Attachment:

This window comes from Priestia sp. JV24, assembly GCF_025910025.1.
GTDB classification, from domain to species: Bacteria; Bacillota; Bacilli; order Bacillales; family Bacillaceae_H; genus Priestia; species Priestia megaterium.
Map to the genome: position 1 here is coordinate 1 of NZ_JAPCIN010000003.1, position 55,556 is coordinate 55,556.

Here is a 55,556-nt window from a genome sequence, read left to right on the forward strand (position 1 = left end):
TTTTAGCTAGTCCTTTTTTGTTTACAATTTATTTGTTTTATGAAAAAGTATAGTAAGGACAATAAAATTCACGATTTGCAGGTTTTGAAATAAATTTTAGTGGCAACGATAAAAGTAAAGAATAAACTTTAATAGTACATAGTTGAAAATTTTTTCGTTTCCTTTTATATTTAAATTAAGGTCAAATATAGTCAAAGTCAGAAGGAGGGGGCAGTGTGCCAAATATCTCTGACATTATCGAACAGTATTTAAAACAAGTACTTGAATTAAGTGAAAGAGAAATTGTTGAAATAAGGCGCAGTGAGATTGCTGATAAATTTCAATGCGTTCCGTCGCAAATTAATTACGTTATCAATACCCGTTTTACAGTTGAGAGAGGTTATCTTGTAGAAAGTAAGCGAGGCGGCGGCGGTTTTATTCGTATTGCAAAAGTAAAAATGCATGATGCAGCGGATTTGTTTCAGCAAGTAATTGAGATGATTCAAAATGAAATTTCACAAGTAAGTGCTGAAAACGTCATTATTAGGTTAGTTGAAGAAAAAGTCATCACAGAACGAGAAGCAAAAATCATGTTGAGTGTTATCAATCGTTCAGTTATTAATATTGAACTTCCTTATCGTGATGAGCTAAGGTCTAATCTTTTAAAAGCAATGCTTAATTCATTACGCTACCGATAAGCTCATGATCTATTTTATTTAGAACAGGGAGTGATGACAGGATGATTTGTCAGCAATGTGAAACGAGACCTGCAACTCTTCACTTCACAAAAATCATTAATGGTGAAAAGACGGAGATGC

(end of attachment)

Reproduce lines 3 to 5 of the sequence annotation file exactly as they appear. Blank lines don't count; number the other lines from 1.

Map to the genome: position 1 here is coordinate 1 of NZ_JAPCIN010000003.1, position 55,556 is coordinate 55,556.

Here is a 55,556-nt window from a genome sequence, read left to right on the forward strand (position 1 = left end):
TTTTAGCTAGTCCTTTTTTGTTTACAATTTATTTGTTTTATGAAAAAGTATAGTAAGGACAATAAAATTCACGATTTGCAGGTTTTGAAATAAATTTTAGTGGCAACGATAAAAGTAAAGAATAAACTTTAATAGTACATAGTTGAAAATTTTTTCGTTTCCTTTTATATTTAAATTAAGGTCAAATATAGTCAAAGTCAGAAGGAGGGGGCAGTGTGCCAAATATCTCTGACATTATCGAACAGTATTTAAAACAAGTACTTGAATTAAGTGAAAGAGAAATTGTTGAAATAAGGCGCAGTGAGATTGCTGATAAATTTCAATGCGTTCCGTCGCAAATTAATTACGTTATCAATACCCGTTTTACAGTTGAGAGAGGTTATCTTGTAGAAAGTAAGCGAGGCGGCGGCGGTTTTATTCGTATTGCAAAAGTAAAAATGCATGATGCAGCGGATTTGTTTCAGCAAGTAATTGAGATGATTCAAAATGAAATTTCACAAGTAAGTGCTGAAAACGTCATTATTAGGTTAGTTGAAGAAAAAGTCATCACAGAACGAGAAGCAAAAATCATGTTGAGTGTTATCAATCGTTCAGTTATTAATATTGAACTTCCTTATCGTGATGAGCTAAGGTCTAATCTTTTAAAAGCAATGCTTAATTCATTACGCTACCGATAAGCTCATGATCTATTTTATTTAGAACAGGGAGTGATGACAGGATGATTTGTCAGCAATGTGAAACGAGACCTGCAACTCTTCACTTCACAAAAATCATTAATGGTGAAAAGACGGAGATGC